The struggles that produced a redefinition of Judaism illuminate the larger American experience and the efforts by all Americans to reconcile their faith with modern demands. The narrative begins with the arrival of the first Jews in New Amsterdam and plays out over the nineteenth century as a massive immigration takes place at the dawn of the twentieth century.
First there was the practical matter of earning a living. Many immigrants had to work on the Sabbath or traveled as peddlers to places where they could not keep kosher. Doctrine was put aside or adjusted. To take their places as equals, American Jews rejected their identity as a separate nation within America. Judaism became an American religion.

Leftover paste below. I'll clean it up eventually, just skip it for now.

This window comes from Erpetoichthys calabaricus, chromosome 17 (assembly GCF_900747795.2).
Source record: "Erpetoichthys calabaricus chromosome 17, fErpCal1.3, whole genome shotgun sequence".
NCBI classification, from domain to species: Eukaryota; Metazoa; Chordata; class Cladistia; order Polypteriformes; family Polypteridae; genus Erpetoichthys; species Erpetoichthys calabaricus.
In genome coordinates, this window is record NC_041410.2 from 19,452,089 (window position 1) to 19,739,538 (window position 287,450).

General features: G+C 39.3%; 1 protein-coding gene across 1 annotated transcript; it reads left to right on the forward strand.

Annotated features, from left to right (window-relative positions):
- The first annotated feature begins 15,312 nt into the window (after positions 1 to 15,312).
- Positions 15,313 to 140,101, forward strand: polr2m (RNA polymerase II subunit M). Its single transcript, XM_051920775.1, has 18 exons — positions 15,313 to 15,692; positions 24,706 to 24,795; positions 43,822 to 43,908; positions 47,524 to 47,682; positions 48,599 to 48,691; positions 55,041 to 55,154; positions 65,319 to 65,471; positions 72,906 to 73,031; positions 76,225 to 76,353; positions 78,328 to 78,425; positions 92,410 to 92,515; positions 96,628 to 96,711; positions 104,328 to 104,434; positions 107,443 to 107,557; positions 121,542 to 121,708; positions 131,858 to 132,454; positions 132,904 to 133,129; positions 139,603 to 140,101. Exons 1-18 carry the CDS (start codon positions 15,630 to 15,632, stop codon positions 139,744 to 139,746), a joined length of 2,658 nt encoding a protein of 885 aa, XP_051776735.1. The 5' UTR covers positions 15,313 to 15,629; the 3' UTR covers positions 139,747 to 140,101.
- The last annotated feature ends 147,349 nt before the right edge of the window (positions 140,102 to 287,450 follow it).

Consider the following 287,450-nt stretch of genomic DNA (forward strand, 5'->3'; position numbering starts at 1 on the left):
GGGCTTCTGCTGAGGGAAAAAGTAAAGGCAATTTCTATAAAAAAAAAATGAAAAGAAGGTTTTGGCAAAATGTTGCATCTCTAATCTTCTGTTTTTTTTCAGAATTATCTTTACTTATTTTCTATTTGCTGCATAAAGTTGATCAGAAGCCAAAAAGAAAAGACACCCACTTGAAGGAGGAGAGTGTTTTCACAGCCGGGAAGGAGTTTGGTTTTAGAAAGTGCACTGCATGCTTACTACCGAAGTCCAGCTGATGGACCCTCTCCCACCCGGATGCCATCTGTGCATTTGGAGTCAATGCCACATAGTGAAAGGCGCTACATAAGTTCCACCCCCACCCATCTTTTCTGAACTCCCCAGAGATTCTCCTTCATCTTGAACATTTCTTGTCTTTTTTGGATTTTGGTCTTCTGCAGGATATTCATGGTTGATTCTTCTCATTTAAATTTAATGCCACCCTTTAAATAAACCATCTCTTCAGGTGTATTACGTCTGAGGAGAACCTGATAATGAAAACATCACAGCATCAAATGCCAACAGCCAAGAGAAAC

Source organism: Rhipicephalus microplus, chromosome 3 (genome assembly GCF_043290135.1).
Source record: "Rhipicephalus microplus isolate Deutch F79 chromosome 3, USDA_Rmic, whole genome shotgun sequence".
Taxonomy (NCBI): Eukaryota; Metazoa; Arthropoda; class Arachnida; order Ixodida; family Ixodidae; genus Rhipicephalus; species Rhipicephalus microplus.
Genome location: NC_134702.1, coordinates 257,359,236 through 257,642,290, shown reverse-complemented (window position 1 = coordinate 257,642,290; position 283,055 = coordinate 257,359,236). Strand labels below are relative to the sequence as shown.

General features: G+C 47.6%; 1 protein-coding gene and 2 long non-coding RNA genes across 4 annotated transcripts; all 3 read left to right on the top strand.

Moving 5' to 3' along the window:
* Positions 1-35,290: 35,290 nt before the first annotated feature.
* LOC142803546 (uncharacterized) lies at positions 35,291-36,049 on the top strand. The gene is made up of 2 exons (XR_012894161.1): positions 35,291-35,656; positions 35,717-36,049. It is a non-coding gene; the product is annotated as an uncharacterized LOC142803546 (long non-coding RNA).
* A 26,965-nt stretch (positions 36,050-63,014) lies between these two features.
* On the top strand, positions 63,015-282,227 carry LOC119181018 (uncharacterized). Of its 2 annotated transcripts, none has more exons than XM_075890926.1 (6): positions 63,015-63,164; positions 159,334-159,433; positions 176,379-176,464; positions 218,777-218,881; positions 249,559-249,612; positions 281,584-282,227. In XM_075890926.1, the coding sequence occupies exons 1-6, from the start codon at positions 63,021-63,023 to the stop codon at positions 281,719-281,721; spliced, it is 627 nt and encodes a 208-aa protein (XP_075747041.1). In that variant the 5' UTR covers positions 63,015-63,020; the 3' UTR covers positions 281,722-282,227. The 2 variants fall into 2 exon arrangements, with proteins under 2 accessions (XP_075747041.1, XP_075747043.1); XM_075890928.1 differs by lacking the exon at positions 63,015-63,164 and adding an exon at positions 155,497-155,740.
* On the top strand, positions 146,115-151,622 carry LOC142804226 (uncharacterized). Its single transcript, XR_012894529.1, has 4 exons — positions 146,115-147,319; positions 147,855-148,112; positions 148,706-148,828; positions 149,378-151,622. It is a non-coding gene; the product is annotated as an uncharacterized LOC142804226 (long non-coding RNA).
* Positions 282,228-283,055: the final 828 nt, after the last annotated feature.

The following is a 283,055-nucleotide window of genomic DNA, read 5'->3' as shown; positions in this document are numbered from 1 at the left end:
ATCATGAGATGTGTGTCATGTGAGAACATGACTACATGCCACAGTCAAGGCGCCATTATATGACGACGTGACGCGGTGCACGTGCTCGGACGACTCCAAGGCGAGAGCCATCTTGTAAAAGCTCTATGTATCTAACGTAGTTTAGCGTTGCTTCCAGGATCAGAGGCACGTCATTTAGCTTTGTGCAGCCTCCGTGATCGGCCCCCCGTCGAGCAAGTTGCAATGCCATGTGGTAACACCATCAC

These profound changes did not come without argument. Steven R. Weisman’s “lucid and entertaining” (Publishers Weekly, starred review) The Chosen Wars tells the stories of the colorful rabbis and activists—including Isaac Mayer Wise, Mordecai Noah, David Einhorn, Rebecca Gratz, and Isaac Lesser—who defined American Judaism and whose disputes divided it into the Reform, Conservative, and Orthodox branches that remain today. “Only rarely does an author succeed in writing a book that reframes how we perceive our own history. The Chosen Wars is...fascinating and provocative”